On Golf: At U.S. Open, an Upstart-Friendly Course Favors Wisdom, for Now, Over Youth


Lee Westwood, 43, above, during the first round of the United States Open. He fired a three-under par 67.

Christian Petersen/Getty Images

OAKMONT, Pa. — For an old, cantankerous blue blood of a course, Oakmont Country Club has shown a surprising tolerance of youth. It has accommodated a 22-year-old Jack Nicklaus’s coronation at the 1962 United States Open at the expense of the older, more popular Arnold Palmer; a 26-year-old Johnny Miller’s crowning in 1973; and a 24-year-old Ernie Els’s major title baptism in 1994.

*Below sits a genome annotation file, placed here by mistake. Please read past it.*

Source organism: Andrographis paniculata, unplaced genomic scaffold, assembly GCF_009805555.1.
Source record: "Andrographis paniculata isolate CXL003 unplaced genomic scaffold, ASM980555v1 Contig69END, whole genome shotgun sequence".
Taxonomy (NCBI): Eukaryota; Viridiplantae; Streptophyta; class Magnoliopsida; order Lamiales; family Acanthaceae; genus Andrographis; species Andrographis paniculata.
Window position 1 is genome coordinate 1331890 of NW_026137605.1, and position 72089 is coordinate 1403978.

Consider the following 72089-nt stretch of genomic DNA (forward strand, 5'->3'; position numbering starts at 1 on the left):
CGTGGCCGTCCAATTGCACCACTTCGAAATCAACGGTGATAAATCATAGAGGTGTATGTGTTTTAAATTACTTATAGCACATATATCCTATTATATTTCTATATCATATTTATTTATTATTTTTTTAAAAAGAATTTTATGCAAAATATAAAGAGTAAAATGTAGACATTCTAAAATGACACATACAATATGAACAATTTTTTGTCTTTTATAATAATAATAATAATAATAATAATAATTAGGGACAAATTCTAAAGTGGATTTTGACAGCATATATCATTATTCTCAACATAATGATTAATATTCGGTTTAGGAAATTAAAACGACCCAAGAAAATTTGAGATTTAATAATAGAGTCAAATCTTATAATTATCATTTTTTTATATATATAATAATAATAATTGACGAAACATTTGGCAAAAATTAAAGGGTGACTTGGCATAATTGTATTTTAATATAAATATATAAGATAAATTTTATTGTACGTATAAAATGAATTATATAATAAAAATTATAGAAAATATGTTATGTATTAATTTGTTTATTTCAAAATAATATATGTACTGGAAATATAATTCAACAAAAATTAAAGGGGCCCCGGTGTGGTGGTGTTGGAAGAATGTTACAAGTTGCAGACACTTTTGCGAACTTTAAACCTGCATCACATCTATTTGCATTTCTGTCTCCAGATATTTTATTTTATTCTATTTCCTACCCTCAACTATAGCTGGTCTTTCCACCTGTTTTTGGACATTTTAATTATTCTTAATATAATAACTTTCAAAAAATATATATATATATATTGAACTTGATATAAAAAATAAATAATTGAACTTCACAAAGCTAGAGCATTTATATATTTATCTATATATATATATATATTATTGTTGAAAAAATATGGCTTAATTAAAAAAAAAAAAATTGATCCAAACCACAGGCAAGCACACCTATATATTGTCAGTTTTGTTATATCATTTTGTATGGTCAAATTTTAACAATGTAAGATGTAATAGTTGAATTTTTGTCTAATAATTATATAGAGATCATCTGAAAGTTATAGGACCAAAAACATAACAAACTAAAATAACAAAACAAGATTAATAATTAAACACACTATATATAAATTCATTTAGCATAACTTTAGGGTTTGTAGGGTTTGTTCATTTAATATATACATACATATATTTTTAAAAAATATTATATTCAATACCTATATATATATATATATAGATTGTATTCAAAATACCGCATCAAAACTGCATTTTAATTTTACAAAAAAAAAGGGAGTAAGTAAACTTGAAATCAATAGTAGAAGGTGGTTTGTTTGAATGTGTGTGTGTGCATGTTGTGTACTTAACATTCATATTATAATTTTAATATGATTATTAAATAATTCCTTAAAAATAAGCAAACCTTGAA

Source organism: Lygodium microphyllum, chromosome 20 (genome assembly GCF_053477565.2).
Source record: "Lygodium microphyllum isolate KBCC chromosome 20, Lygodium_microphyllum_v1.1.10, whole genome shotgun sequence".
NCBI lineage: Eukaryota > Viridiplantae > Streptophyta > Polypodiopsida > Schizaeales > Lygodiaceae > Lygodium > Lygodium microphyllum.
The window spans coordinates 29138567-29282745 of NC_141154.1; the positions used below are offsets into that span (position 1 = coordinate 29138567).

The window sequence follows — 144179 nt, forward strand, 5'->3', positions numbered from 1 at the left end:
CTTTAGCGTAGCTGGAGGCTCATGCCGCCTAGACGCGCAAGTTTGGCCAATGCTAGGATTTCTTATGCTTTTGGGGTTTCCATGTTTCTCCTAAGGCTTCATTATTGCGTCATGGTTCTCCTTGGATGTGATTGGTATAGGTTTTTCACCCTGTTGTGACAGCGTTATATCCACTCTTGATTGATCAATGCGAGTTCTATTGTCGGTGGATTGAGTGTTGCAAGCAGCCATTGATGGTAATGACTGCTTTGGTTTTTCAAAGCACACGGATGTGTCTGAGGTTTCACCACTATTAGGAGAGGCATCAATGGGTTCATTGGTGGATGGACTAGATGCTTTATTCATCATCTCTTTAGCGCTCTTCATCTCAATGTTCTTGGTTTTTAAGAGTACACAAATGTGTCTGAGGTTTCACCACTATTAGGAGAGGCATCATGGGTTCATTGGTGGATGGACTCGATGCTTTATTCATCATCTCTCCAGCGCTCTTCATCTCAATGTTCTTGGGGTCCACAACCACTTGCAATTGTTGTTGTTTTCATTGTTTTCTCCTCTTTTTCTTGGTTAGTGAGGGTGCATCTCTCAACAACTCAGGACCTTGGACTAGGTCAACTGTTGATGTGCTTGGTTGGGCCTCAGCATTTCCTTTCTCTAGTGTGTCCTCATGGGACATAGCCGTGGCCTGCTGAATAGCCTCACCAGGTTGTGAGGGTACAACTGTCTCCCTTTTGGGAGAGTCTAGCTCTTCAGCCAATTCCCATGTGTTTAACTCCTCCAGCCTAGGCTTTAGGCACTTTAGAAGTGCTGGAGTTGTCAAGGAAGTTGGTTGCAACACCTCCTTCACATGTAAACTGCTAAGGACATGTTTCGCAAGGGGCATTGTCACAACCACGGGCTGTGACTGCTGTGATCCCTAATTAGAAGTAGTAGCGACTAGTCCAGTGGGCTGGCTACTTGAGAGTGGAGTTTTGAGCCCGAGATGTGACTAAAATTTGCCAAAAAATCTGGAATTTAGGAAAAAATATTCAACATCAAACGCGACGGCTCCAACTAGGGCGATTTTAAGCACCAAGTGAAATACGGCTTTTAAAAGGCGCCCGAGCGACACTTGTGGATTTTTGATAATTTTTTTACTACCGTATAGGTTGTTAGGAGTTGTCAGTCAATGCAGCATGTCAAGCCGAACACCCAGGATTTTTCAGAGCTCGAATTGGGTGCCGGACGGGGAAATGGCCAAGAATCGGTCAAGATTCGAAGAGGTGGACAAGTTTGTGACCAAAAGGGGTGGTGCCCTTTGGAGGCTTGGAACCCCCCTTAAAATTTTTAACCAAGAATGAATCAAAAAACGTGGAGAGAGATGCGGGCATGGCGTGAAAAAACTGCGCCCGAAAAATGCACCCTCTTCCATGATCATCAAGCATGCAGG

The deep-bunkered, hunchbacked dowager’s patience for golfers who got to the top in a mad rush has apparently worn thin. In the first round of the 116th United States Open, which took two days to complete, Oakmont smiled on the field’s elders and spanked some young stars.

The Englishman Lee Westwood led the 40-something brigade with a three-under-par 67. Westwood, Henrik Stenson, Angel Cabrera, Jim Furyk, Retief Goosen, Phil Mickelson and Els average 44.9 years. Their first-round scores averaged 71.3.

Westwood, whose sense of humor is drier than…

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